When there’s peace in Kashmir nothing beats getting there in your own vehicle. The journey from the plains of north India to the hills past Jammu and finally into the Valley is dotted with breathtaking vistas, charming little towns and countless potential pit-stops.
Leg 1 (Delhi–Jammu, 613 km): The longest stretch, doable in one day by dint of one of the finest roads in the country – the National Highway 1(A). The single carriageway extends almost till Pathankot allowing for a quick zip through the plains. There are numerous small towns along the way and one has to watch out for jaywalkers and cattle, but on the whole this is a high-speed route. From Ambala, make your way to Ludhiana. Those who’d rather stop for the night in the hills can turn off on the lesser used but delightfully picturesque Dhar Road at Samba. The road crosses a series of forested low hills, past the pretty Mansar Lake to link directly with Udhampur, circumventing Jammu town and on to Patnitop.
Leg 2 (Jammu–Srinagar, 293km): The well-paved Jammu–Srinagar road has many scenic points but sees lots of traffic. It’s also prone to landslides and blockades during strikes; it’s imperative to assess the real-time situation before leaving. Leaving Jammu, the road climbs through a bizarre landscape of wooded hilly chunks before entering the cantonment town of Udhampur.
Between Udhampur and Srinagar, the road winds up a vertical kilometer into mature coniferous woodlands where, between Kud and Patnitop, lies a sprinkling of hotels. The main road zigzags back down almost as far as the Baglihar Dam. Make sure you stop at one of the roadside dhabas for rajma-chawal before winding back your way up to the 2531m Jawahar Tunnel. The Titanic Viewpoint, 2km beyond the tunnel, provides sweeping views across the vast mountain-rimmed Kashmir Valley, with its beautiful poplar-edged rice terraces.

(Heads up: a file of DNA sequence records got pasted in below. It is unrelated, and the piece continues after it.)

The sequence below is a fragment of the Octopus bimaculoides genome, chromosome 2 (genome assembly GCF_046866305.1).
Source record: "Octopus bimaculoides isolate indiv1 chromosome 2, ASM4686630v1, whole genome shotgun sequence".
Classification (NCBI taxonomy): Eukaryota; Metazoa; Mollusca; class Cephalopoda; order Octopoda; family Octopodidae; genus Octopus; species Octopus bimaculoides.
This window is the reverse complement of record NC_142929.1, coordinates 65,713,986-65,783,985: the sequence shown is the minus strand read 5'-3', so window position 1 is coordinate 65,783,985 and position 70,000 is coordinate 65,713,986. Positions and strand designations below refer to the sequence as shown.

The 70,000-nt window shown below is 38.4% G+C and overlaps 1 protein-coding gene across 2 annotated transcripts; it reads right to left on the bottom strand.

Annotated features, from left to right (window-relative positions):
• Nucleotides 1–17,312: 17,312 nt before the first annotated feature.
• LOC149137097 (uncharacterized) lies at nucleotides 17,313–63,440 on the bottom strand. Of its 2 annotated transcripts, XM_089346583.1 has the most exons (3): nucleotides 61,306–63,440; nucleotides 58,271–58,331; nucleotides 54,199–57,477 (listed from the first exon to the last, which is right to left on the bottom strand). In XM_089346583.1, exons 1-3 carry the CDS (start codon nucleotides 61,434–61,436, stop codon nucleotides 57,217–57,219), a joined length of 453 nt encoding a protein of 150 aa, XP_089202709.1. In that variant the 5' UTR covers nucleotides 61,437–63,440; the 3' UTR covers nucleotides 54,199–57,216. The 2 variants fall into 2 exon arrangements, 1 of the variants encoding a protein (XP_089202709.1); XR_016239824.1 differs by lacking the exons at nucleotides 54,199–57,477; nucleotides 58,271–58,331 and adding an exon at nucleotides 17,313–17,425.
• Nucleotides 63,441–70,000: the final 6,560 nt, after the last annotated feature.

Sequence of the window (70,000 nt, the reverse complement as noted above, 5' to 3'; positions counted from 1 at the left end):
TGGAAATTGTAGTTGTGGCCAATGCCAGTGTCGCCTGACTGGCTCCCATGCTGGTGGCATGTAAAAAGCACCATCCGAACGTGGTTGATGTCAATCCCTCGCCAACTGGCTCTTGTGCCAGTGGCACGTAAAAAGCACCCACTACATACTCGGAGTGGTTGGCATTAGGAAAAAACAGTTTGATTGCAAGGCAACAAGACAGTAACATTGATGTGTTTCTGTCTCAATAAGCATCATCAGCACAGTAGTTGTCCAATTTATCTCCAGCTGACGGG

Another viewpoint at Km213 surveys Verinag, one of three villages to sport Mughal Gardens. Most people make a tea stop in Qazigund, full of shops selling saffron and cricket bats. At times of unrest, a common trouble spot is Khanabal/ Anantnag where the Lidder Valley branches off towards Pahalgam. Close to Anantnag lie the famous ruins of the Martand Sun Temple. At the roadside in Awantipora, 30km before Srinagar, is the ruin of the 9th-century Avantisvara Vishnu Temple (dawn–dusk). The stone blocks are massive with numerous column bases but most carvings have been defaced. Straggling between Km279 and Km281, dusty Pampore is India’s saffron capital. The violet crocuses bloom colourfully in October around Km275. Once in the Valley, there are no hill roads to deal with all the way till Srinagar.
The Imperial Road (326km)
The NH1A didn’t exist in the Mughal era and travellers to Kashmir had to wind a circuitous path via Lahore. This is an interesting route to take if you want to have a look at lesser visited parts of Kashmir. From Jammu take the turn off to Akhnoor. After crossing Naushera you join up with the old Mughal road at a small hamlet called Chingus. History buffs should stop and visit Chingus Sarai, a medieval resthouse where Nur Jehan had emperor Jehangir’s remains buried after he died here en route to Delhi. From Chingus head to Rajouri and on to Bafliaz on the banks of the Poonch River before climbing up the well maintained road up to Pir ki Gali (3505m) from where you get unfettered views of the Pir Panjal range. From there you descend into Kashmir Valley past the pretty village of Shopian, and then on to Srinagar via Pulwama and Kanipora. Expect security checks and make sure you have ID and vehicle documents handy. Avoid this road if there’s trouble in the Valley.
This article is an excerpt from our soon-to-be-out Best Escapes Jammu & Kashmir.